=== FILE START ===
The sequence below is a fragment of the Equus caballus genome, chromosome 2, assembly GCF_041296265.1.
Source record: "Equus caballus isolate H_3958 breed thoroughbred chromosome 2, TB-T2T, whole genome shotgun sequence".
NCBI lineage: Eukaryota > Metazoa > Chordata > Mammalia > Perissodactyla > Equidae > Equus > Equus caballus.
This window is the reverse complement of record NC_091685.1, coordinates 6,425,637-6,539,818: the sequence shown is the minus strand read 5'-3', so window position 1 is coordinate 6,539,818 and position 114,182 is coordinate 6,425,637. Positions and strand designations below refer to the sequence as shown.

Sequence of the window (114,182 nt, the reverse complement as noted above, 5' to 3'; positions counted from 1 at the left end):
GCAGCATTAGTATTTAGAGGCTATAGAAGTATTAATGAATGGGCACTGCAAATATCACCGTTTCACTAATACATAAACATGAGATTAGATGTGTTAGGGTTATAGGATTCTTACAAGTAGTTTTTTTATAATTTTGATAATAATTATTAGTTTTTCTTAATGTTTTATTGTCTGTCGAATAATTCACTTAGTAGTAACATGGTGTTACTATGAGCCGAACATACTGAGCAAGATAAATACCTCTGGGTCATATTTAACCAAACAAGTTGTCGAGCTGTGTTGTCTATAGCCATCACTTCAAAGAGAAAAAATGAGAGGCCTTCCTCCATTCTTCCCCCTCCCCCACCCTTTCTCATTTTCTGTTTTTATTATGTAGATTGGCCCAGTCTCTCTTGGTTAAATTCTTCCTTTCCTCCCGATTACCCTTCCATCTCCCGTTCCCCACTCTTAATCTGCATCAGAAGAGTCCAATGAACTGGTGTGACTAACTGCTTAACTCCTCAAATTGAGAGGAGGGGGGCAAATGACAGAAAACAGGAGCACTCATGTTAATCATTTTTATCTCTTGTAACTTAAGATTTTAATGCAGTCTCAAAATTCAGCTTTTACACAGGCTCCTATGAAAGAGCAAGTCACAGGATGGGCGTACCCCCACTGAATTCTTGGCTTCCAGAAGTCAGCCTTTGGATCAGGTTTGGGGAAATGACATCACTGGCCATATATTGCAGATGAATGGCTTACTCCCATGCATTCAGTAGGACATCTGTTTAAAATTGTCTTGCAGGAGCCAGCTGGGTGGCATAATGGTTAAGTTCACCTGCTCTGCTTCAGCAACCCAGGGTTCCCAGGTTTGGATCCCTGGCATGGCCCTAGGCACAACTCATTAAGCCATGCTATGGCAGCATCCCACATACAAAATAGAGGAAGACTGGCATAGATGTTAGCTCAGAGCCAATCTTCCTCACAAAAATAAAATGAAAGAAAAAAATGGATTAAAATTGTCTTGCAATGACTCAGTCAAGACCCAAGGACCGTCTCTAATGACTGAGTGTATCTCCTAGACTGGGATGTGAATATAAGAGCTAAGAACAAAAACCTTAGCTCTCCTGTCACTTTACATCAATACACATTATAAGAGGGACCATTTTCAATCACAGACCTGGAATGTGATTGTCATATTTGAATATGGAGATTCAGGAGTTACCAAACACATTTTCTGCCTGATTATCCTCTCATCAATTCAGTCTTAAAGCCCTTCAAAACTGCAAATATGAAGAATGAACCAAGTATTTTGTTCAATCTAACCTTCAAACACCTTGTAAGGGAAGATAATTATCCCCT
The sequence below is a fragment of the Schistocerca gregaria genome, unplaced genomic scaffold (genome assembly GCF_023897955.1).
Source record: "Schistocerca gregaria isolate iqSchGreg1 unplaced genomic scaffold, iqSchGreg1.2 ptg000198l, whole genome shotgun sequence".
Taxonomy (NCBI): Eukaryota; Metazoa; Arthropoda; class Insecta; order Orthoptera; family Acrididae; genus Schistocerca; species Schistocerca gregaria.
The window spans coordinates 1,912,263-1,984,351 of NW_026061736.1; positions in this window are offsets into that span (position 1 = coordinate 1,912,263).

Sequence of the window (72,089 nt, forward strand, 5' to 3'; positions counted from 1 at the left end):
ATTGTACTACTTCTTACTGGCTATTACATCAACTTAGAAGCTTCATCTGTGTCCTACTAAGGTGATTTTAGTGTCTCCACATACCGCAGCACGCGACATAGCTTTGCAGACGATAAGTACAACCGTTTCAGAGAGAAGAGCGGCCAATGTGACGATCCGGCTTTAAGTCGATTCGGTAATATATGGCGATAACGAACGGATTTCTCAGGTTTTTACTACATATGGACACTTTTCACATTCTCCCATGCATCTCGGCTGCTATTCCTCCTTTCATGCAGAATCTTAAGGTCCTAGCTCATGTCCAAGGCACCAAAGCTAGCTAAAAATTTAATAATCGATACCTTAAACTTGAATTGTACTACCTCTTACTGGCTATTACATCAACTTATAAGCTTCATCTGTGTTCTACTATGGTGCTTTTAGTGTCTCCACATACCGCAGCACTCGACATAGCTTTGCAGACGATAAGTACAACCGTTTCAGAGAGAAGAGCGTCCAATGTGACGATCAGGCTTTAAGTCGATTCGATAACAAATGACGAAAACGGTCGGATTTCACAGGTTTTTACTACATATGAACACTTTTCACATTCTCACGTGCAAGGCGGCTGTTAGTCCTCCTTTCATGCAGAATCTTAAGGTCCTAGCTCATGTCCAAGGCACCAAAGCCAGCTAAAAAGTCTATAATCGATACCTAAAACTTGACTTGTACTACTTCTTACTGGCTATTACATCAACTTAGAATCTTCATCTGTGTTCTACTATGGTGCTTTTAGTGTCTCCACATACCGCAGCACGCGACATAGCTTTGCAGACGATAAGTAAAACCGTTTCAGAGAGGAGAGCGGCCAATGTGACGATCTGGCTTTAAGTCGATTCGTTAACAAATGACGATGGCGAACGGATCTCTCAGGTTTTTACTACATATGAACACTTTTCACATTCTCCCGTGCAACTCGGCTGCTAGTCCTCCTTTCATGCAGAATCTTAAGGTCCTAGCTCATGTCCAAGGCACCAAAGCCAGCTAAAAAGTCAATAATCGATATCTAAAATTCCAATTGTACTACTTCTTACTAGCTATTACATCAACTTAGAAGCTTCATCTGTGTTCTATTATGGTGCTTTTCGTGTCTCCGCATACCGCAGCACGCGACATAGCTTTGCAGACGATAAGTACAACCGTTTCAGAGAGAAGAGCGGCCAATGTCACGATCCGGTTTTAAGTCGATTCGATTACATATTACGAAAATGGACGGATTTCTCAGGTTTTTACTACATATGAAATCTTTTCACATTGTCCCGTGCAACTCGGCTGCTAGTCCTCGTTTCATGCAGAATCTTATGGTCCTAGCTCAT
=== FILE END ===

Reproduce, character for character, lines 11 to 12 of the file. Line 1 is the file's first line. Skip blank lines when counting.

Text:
Sequence of the window (72,089 nt, forward strand, 5' to 3'; positions counted from 1 at the left end):
ATTGTACTACTTCTTACTGGCTATTACATCAACTTAGAAGCTTCATCTGTGTCCTACTAAGGTGATTTTAGTGTCTCCACATACCGCAGCACGCGACATAGCTTTGCAGACGATAAGTACAACCGTTTCAGAGAGAAGAGCGGCCAATGTGACGATCCGGCTTTAAGTCGATTCGGTAATATATGGCGATAACGAACGGATTTCTCAGGTTTTTACTACATATGGACACTTTTCACATTCTCCCATGCATCTCGGCTGCTATTCCTCCTTTCATGCAGAATCTTAAGGTCCTAGCTCATGTCCAAGGCACCAAAGCTAGCTAAAAATTTAATAATCGATACCTTAAACTTGAATTGTACTACCTCTTACTGGCTATTACATCAACTTATAAGCTTCATCTGTGTTCTACTATGGTGCTTTTAGTGTCTCCACATACCGCAGCACTCGACATAGCTTTGCAGACGATAAGTACAACCGTTTCAGAGAGAAGAGCGTCCAATGTGACGATCAGGCTTTAAGTCGATTCGATAACAAATGACGAAAACGGTCGGATTTCACAGGTTTTTACTACATATGAACACTTTTCACATTCTCACGTGCAAGGCGGCTGTTAGTCCTCCTTTCATGCAGAATCTTAAGGTCCTAGCTCATGTCCAAGGCACCAAAGCCAGCTAAAAAGTCTATAATCGATACCTAAAACTTGACTTGTACTACTTCTTACTGGCTATTACATCAACTTAGAATCTTCATCTGTGTTCTACTATGGTGCTTTTAGTGTCTCCACATACCGCAGCACGCGACATAGCTTTGCAGACGATAAGTAAAACCGTTTCAGAGAGGAGAGCGGCCAATGTGACGATCTGGCTTTAAGTCGATTCGTTAACAAATGACGATGGCGAACGGATCTCTCAGGTTTTTACTACATATGAACACTTTTCACATTCTCCCGTGCAACTCGGCTGCTAGTCCTCCTTTCATGCAGAATCTTAAGGTCCTAGCTCATGTCCAAGGCACCAAAGCCAGCTAAAAAGTCAATAATCGATATCTAAAATTCCAATTGTACTACTTCTTACTAGCTATTACATCAACTTAGAAGCTTCATCTGTGTTCTATTATGGTGCTTTTCGTGTCTCCGCATACCGCAGCACGCGACATAGCTTTGCAGACGATAAGTACAACCGTTTCAGAGAGAAGAGCGGCCAATGTCACGATCCGGTTTTAAGTCGATTCGATTACATATTACGAAAATGGACGGATTTCTCAGGTTTTTACTACATATGAAATCTTTTCACATTGTCCCGTGCAACTCGGCTGCTAGTCCTCGTTTCATGCAGAATCTTATGGTCCTAGCTCAT